Bali Could Reopen to Domestic Visitors in August

If you’re based in Indonesia, a vacation on the Island of the Gods may become possible just two months down the line.

Sunrise over Mount Agung and rice paddies in Sidemen, east Bali. (Photo: Geio Tischler/Unsplash)

As Indonesia settles into a “new normal” with social-distancing protocols in place, Bali’s provincial governor I Wayan Koster has unveiled a three-stage plan to progressively open up the island from July 9. Through a written statement, he explained that daily life within Bali would likely resume on that date, except for education- and tourism-related activities. Koster said the island could then move to the second phase in August, when its points of entry would be reopened to tourists from other parts of Indonesia. International visitors may be allowed in as soon as September, though provincial authorities would need to coordinate with the national government in Jakarta to lift entry restrictions. Koster cautioned that the timeline for all three stages hinges on Bali’s ability to reduce the level of local transmission and keep infection numbers down.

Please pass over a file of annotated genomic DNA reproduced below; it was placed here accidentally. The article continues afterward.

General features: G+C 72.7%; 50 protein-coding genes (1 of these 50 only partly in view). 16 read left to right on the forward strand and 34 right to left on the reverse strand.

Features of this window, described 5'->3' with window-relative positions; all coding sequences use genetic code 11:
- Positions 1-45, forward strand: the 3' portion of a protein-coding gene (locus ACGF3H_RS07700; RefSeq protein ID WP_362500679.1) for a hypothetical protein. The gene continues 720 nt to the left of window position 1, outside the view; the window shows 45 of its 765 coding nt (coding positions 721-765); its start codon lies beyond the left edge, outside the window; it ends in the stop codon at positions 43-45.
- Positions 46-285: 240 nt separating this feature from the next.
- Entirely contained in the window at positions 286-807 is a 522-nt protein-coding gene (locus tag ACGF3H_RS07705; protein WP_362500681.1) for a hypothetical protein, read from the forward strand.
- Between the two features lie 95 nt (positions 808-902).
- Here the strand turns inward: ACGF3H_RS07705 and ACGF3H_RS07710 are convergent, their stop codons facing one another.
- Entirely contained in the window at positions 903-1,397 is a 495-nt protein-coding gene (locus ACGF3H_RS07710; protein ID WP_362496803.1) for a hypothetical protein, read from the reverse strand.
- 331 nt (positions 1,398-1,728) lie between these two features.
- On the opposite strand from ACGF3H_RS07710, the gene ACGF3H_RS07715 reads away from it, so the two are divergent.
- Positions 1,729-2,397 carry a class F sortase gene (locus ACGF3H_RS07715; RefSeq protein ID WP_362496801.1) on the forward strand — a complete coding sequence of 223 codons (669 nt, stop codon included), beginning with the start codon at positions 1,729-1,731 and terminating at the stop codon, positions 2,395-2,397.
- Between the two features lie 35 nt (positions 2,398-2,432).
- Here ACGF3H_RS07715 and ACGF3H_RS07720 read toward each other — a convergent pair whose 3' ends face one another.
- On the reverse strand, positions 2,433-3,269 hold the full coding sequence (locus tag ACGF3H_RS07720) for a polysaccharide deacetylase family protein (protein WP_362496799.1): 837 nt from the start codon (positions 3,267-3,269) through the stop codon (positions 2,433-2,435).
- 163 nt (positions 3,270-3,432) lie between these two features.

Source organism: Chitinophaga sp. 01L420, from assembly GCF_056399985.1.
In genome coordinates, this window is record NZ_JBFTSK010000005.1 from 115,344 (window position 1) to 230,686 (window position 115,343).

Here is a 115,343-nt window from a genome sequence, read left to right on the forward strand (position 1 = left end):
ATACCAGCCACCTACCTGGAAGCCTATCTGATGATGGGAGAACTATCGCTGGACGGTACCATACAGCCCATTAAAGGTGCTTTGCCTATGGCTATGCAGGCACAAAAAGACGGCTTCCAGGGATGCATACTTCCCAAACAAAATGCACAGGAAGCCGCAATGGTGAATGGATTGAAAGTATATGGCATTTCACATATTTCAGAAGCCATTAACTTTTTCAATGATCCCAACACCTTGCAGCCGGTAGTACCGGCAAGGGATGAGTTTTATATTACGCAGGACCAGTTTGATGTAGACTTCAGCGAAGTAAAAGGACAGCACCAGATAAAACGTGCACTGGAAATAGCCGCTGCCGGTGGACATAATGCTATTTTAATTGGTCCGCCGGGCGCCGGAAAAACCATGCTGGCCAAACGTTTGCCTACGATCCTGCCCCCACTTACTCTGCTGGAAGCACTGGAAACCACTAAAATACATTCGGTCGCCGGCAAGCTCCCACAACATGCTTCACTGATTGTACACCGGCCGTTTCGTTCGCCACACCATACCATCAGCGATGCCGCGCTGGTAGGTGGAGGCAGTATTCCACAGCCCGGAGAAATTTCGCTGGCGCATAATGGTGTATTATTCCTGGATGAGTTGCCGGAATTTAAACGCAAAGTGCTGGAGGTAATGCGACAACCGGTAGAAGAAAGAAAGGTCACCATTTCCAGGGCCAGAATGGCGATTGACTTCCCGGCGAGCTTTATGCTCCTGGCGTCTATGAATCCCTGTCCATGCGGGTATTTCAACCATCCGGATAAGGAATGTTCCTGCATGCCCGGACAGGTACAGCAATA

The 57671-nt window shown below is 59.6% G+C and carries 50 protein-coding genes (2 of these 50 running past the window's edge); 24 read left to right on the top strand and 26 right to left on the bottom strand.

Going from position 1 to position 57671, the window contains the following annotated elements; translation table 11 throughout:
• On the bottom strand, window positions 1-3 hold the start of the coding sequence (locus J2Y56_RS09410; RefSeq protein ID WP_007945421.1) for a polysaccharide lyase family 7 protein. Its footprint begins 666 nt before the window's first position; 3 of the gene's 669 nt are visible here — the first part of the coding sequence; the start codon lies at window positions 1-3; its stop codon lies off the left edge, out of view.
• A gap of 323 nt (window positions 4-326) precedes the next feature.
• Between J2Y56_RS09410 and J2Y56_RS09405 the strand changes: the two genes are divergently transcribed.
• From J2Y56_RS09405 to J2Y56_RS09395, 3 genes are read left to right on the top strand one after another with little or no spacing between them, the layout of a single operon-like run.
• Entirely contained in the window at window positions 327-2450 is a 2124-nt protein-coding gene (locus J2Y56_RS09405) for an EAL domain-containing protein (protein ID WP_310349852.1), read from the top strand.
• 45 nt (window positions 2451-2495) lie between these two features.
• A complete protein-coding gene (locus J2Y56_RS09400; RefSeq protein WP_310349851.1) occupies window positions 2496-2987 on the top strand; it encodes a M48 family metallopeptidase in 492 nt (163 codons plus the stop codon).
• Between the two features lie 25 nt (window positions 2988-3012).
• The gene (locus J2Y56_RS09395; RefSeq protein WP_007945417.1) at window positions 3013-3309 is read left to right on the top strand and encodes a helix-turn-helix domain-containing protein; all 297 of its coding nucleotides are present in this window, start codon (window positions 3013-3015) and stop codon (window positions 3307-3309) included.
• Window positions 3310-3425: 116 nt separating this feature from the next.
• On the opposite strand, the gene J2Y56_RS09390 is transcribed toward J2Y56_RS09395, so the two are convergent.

Since the plan is a preliminary one, no details have been announced on whether domestic travelers would still need to show a certificate with a negative result from a PCR test to enter the island province. A standard swab test in Indonesia currently costs Rp 2.8 million (about US$198), which is slightly more than a return ticket between Jakarta and Bali aboard low-cost carriers such as AirAsia and Citilink.

So far, Bali has not suffered an outbreak on the scale of the ones in Jakarta and Surabaya, Indonesia’s two Covid-19 hot spots with 9,516 and 4,383 cases respectively (as of June 19). Overseas news outlets reported on the island’s “mysterious immunity” to the virus back in April and early May, given nonstop flights from Wuhan that continued for a month after the initial outbreak was reported on December 31, the low numbers of cases on the island, and the observable lack of Covid-19 patients being treated in local hospitals. However, a rise in the number of daily confirmed infections over the past week culminated in a record high of 66 new cases yesterday, contributing to a total of 895 overall, including six deaths.

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